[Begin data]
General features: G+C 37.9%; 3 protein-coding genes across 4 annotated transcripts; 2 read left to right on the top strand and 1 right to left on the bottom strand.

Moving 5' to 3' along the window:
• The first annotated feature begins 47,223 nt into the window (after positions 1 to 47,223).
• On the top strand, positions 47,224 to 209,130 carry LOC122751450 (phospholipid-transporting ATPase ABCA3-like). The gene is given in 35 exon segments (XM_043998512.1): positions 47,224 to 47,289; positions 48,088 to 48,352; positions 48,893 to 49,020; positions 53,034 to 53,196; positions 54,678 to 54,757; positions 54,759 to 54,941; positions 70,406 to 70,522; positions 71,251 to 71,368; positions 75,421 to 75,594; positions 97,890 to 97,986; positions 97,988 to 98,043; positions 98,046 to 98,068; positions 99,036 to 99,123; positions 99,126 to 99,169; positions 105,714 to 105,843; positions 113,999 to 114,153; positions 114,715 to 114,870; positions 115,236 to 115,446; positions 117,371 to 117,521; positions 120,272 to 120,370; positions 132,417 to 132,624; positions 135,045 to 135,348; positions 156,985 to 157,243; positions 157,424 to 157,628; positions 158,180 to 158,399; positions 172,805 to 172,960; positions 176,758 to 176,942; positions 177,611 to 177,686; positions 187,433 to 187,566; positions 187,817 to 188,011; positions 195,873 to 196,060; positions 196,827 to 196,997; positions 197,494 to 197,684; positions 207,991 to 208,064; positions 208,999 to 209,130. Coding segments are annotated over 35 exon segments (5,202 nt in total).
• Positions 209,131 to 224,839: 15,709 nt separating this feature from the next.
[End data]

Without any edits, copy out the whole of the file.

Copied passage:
General features: G+C 37.9%; 3 protein-coding genes across 4 annotated transcripts; 2 read left to right on the top strand and 1 right to left on the bottom strand.

Moving 5' to 3' along the window:
• The first annotated feature begins 47,223 nt into the window (after positions 1 to 47,223).
• On the top strand, positions 47,224 to 209,130 carry LOC122751450 (phospholipid-transporting ATPase ABCA3-like). The gene is given in 35 exon segments (XM_043998512.1): positions 47,224 to 47,289; positions 48,088 to 48,352; positions 48,893 to 49,020; positions 53,034 to 53,196; positions 54,678 to 54,757; positions 54,759 to 54,941; positions 70,406 to 70,522; positions 71,251 to 71,368; positions 75,421 to 75,594; positions 97,890 to 97,986; positions 97,988 to 98,043; positions 98,046 to 98,068; positions 99,036 to 99,123; positions 99,126 to 99,169; positions 105,714 to 105,843; positions 113,999 to 114,153; positions 114,715 to 114,870; positions 115,236 to 115,446; positions 117,371 to 117,521; positions 120,272 to 120,370; positions 132,417 to 132,624; positions 135,045 to 135,348; positions 156,985 to 157,243; positions 157,424 to 157,628; positions 158,180 to 158,399; positions 172,805 to 172,960; positions 176,758 to 176,942; positions 177,611 to 177,686; positions 187,433 to 187,566; positions 187,817 to 188,011; positions 195,873 to 196,060; positions 196,827 to 196,997; positions 197,494 to 197,684; positions 207,991 to 208,064; positions 208,999 to 209,130. Coding segments are annotated over 35 exon segments (5,202 nt in total).
• Positions 209,131 to 224,839: 15,709 nt separating this feature from the next.